May 18, 2017
After actor Charlie Sheen announced that he was HIV-positive during an interview on NBC’s Today Show on Nov. 17, 2015, researchers found that millions of people conducted online search queries for HIV prevention and testing. In a follow-up study published today in Prevention Science, the same research team discovered that the impact of Sheen’s disclosure, known as the “Charlie Sheen effect,” also resulted in record levels of in-home rapid HIV test sales in the United States.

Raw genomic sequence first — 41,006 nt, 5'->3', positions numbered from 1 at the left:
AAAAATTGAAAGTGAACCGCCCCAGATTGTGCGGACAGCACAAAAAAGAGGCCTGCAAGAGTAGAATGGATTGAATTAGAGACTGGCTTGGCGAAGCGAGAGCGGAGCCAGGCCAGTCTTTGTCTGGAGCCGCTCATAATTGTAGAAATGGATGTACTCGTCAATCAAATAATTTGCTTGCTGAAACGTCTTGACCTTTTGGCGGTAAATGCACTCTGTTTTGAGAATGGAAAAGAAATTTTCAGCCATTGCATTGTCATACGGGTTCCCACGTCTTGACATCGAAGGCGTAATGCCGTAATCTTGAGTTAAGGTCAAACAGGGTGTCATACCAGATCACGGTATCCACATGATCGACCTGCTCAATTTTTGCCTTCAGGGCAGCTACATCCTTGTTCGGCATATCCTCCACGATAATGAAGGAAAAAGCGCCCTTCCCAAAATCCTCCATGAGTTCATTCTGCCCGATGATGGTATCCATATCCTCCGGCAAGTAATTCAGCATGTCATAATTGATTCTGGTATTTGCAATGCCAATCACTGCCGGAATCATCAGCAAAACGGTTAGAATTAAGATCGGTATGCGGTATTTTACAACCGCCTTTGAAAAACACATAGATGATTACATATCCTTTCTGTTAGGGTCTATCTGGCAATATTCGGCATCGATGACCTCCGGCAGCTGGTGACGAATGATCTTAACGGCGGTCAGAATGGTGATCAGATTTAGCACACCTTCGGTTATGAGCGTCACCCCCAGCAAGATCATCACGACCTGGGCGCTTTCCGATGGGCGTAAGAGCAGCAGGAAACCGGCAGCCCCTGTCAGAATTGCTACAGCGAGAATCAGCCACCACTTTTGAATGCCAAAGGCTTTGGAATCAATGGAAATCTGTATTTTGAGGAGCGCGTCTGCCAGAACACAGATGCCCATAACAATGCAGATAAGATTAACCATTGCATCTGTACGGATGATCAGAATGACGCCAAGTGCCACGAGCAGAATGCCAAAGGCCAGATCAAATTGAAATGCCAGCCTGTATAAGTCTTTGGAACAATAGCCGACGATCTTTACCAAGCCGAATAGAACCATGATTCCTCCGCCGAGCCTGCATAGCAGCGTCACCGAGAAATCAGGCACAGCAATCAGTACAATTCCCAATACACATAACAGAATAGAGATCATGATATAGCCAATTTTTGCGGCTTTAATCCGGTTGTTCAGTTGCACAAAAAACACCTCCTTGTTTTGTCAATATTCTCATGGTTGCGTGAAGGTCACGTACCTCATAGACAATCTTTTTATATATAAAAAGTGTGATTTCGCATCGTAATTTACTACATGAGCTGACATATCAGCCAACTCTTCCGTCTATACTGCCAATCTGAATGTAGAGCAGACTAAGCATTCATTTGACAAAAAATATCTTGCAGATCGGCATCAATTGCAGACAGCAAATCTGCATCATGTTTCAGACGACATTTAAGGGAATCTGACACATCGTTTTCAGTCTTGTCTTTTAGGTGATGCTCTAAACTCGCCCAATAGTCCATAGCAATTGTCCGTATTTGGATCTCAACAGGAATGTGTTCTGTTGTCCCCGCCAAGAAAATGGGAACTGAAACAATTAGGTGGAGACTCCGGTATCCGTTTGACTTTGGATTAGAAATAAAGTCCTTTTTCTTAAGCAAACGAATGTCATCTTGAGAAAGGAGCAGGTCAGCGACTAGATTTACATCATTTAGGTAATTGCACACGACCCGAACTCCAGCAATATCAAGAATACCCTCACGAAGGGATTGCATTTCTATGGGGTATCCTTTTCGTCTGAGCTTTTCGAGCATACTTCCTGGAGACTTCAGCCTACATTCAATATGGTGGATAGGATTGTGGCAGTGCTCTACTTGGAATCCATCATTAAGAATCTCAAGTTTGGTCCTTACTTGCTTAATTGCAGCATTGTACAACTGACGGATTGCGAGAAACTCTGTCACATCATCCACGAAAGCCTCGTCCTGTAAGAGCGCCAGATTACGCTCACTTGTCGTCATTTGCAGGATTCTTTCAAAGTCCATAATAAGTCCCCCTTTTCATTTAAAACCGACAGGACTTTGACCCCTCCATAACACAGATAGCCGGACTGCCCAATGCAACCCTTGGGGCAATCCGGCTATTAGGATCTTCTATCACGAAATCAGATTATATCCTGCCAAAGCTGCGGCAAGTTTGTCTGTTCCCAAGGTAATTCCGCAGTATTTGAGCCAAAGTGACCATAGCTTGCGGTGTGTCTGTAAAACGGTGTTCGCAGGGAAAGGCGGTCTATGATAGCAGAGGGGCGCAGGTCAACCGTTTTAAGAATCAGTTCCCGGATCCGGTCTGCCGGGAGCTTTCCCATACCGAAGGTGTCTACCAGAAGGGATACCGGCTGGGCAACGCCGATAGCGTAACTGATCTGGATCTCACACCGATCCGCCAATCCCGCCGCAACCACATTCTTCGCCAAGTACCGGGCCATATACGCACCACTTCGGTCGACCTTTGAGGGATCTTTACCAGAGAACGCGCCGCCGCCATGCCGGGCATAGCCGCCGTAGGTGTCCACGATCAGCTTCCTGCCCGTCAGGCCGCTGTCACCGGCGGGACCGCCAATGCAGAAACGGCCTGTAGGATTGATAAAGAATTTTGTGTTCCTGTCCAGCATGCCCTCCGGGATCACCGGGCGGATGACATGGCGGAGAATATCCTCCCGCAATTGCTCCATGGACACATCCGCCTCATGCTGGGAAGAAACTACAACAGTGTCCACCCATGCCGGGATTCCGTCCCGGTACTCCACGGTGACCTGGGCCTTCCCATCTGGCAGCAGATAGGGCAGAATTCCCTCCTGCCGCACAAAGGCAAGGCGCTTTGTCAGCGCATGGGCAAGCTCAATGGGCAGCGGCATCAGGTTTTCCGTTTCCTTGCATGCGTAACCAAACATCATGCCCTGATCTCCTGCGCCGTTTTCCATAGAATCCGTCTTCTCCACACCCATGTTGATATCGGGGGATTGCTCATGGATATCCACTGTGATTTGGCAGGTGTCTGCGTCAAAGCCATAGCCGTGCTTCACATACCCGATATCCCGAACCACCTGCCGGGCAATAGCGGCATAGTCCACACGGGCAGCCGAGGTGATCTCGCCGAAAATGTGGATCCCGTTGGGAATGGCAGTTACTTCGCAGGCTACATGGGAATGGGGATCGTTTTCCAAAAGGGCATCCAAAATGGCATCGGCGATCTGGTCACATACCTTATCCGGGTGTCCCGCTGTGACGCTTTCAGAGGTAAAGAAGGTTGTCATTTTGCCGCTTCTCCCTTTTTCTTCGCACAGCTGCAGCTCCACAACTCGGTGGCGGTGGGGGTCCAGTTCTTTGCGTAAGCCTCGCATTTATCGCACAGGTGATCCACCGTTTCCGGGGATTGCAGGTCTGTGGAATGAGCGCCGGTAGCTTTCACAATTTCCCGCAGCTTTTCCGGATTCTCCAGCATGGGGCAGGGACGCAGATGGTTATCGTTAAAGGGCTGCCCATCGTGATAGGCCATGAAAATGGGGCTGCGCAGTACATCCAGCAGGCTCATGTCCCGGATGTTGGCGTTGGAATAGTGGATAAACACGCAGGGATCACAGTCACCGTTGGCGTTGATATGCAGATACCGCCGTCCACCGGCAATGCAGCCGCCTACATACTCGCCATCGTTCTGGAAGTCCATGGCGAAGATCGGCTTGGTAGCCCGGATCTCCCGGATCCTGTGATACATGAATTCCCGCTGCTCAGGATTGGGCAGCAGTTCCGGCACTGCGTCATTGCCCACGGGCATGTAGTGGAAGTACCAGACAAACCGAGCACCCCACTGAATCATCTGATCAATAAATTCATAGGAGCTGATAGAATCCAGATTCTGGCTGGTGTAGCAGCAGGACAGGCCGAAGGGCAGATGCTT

“Our new findings reinforce how a celebrity can impact health decision-making and make an even stronger case that Sheen’s disclosure promoted HIV prevention, thanks to the availability of rapid in-home HIV testing,” John W. Ayers, PhD, research professor at San Diego University Graduate School of Public Health, and colleagues wrote. “In particular, the public’s health decisions are heavily influenced by public figures and reveal an opportunity for the prevention community to target health behaviors when related issues are widely publicized in the media.”